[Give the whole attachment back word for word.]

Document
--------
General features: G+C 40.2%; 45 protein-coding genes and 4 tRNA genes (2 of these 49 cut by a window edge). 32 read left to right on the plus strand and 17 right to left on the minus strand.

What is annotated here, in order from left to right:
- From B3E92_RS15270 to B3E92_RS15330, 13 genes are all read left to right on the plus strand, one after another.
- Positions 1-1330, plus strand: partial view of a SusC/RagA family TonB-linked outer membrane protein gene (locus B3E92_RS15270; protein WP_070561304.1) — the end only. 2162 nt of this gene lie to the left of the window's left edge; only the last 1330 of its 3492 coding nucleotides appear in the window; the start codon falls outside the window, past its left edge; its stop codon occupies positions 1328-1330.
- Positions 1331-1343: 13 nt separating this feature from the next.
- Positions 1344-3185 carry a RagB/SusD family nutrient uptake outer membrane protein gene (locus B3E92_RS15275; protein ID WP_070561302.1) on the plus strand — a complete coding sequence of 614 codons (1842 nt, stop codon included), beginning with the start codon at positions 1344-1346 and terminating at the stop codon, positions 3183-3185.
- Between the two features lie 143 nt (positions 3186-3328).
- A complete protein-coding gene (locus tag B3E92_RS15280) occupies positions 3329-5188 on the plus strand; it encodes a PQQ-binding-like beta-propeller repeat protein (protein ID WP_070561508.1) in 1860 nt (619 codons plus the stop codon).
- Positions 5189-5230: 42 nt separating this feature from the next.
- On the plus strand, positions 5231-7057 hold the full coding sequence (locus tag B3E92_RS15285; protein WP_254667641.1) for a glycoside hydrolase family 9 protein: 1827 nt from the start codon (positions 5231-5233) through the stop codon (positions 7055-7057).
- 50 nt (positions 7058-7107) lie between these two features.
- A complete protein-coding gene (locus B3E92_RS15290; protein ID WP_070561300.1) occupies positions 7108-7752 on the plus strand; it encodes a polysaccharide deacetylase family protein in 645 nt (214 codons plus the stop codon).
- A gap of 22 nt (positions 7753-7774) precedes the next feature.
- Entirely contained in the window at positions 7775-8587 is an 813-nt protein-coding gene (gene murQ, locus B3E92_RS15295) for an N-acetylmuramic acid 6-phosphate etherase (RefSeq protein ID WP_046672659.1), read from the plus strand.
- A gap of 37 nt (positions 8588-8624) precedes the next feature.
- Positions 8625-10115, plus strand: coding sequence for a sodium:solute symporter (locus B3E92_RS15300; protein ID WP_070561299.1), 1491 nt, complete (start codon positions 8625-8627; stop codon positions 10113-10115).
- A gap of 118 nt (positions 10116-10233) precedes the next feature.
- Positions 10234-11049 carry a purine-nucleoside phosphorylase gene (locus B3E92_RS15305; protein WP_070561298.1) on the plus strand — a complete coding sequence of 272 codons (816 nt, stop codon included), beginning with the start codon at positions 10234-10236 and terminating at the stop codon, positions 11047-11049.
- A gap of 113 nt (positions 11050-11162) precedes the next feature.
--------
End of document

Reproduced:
General features: G+C 40.2%; 45 protein-coding genes and 4 tRNA genes (2 of these 49 cut by a window edge). 32 read left to right on the plus strand and 17 right to left on the minus strand.

What is annotated here, in order from left to right:
- From B3E92_RS15270 to B3E92_RS15330, 13 genes are all read left to right on the plus strand, one after another.
- Positions 1-1330, plus strand: partial view of a SusC/RagA family TonB-linked outer membrane protein gene (locus B3E92_RS15270; protein WP_070561304.1) — the end only. 2162 nt of this gene lie to the left of the window's left edge; only the last 1330 of its 3492 coding nucleotides appear in the window; the start codon falls outside the window, past its left edge; its stop codon occupies positions 1328-1330.
- Positions 1331-1343: 13 nt separating this feature from the next.
- Positions 1344-3185 carry a RagB/SusD family nutrient uptake outer membrane protein gene (locus B3E92_RS15275; protein ID WP_070561302.1) on the plus strand — a complete coding sequence of 614 codons (1842 nt, stop codon included), beginning with the start codon at positions 1344-1346 and terminating at the stop codon, positions 3183-3185.
- Between the two features lie 143 nt (positions 3186-3328).
- A complete protein-coding gene (locus tag B3E92_RS15280) occupies positions 3329-5188 on the plus strand; it encodes a PQQ-binding-like beta-propeller repeat protein (protein ID WP_070561508.1) in 1860 nt (619 codons plus the stop codon).
- Positions 5189-5230: 42 nt separating this feature from the next.
- On the plus strand, positions 5231-7057 hold the full coding sequence (locus tag B3E92_RS15285; protein WP_254667641.1) for a glycoside hydrolase family 9 protein: 1827 nt from the start codon (positions 5231-5233) through the stop codon (positions 7055-7057).
- 50 nt (positions 7058-7107) lie between these two features.
- A complete protein-coding gene (locus B3E92_RS15290; protein ID WP_070561300.1) occupies positions 7108-7752 on the plus strand; it encodes a polysaccharide deacetylase family protein in 645 nt (214 codons plus the stop codon).
- A gap of 22 nt (positions 7753-7774) precedes the next feature.
- Entirely contained in the window at positions 7775-8587 is an 813-nt protein-coding gene (gene murQ, locus B3E92_RS15295) for an N-acetylmuramic acid 6-phosphate etherase (RefSeq protein ID WP_046672659.1), read from the plus strand.
- A gap of 37 nt (positions 8588-8624) precedes the next feature.
- Positions 8625-10115, plus strand: coding sequence for a sodium:solute symporter (locus B3E92_RS15300; protein ID WP_070561299.1), 1491 nt, complete (start codon positions 8625-8627; stop codon positions 10113-10115).
- A gap of 118 nt (positions 10116-10233) precedes the next feature.
- Positions 10234-11049 carry a purine-nucleoside phosphorylase gene (locus B3E92_RS15305; protein WP_070561298.1) on the plus strand — a complete coding sequence of 272 codons (816 nt, stop codon included), beginning with the start codon at positions 10234-10236 and terminating at the stop codon, positions 11047-11049.
- A gap of 113 nt (positions 11050-11162) precedes the next feature.